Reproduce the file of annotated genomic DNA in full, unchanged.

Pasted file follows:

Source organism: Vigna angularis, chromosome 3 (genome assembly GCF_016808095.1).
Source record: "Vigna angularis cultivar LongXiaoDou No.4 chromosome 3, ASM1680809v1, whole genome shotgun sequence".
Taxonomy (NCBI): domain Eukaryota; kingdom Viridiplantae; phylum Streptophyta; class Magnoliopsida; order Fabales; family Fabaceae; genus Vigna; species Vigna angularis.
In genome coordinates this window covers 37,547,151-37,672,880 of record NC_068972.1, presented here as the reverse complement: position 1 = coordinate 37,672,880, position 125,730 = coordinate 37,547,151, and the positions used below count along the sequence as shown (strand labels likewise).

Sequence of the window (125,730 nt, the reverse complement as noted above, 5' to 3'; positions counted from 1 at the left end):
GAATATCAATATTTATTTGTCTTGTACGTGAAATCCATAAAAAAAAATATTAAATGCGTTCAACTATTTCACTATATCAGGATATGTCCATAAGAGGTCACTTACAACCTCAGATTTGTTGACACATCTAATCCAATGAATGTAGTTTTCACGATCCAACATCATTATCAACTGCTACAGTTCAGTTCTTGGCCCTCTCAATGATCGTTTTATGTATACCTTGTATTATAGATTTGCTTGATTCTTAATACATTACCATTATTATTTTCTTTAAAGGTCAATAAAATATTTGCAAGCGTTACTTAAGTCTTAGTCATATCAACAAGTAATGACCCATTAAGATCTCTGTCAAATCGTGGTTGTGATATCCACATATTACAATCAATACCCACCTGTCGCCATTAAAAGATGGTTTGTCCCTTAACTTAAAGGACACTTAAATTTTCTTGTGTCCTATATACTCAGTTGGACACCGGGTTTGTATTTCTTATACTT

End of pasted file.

Source organism: Vigna angularis, chromosome 3 (genome assembly GCF_016808095.1).
Source record: "Vigna angularis cultivar LongXiaoDou No.4 chromosome 3, ASM1680809v1, whole genome shotgun sequence".
Taxonomy (NCBI): domain Eukaryota; kingdom Viridiplantae; phylum Streptophyta; class Magnoliopsida; order Fabales; family Fabaceae; genus Vigna; species Vigna angularis.
In genome coordinates this window covers 37,547,151-37,672,880 of record NC_068972.1, presented here as the reverse complement: position 1 = coordinate 37,672,880, position 125,730 = coordinate 37,547,151, and the positions used below count along the sequence as shown (strand labels likewise).

Sequence of the window (125,730 nt, the reverse complement as noted above, 5' to 3'; positions counted from 1 at the left end):
GAATATCAATATTTATTTGTCTTGTACGTGAAATCCATAAAAAAAAATATTAAATGCGTTCAACTATTTCACTATATCAGGATATGTCCATAAGAGGTCACTTACAACCTCAGATTTGTTGACACATCTAATCCAATGAATGTAGTTTTCACGATCCAACATCATTATCAACTGCTACAGTTCAGTTCTTGGCCCTCTCAATGATCGTTTTATGTATACCTTGTATTATAGATTTGCTTGATTCTTAATACATTACCATTATTATTTTCTTTAAAGGTCAATAAAATATTTGCAAGCGTTACTTAAGTCTTAGTCATATCAACAAGTAATGACCCATTAAGATCTCTGTCAAATCGTGGTTGTGATATCCACATATTACAATCAATACCCACCTGTCGCCATTAAAAGATGGTTTGTCCCTTAACTTAAAGGACACTTAAATTTTCTTGTGTCCTATATACTCAGTTGGACACCGGGTTTGTATTTCTTATACTT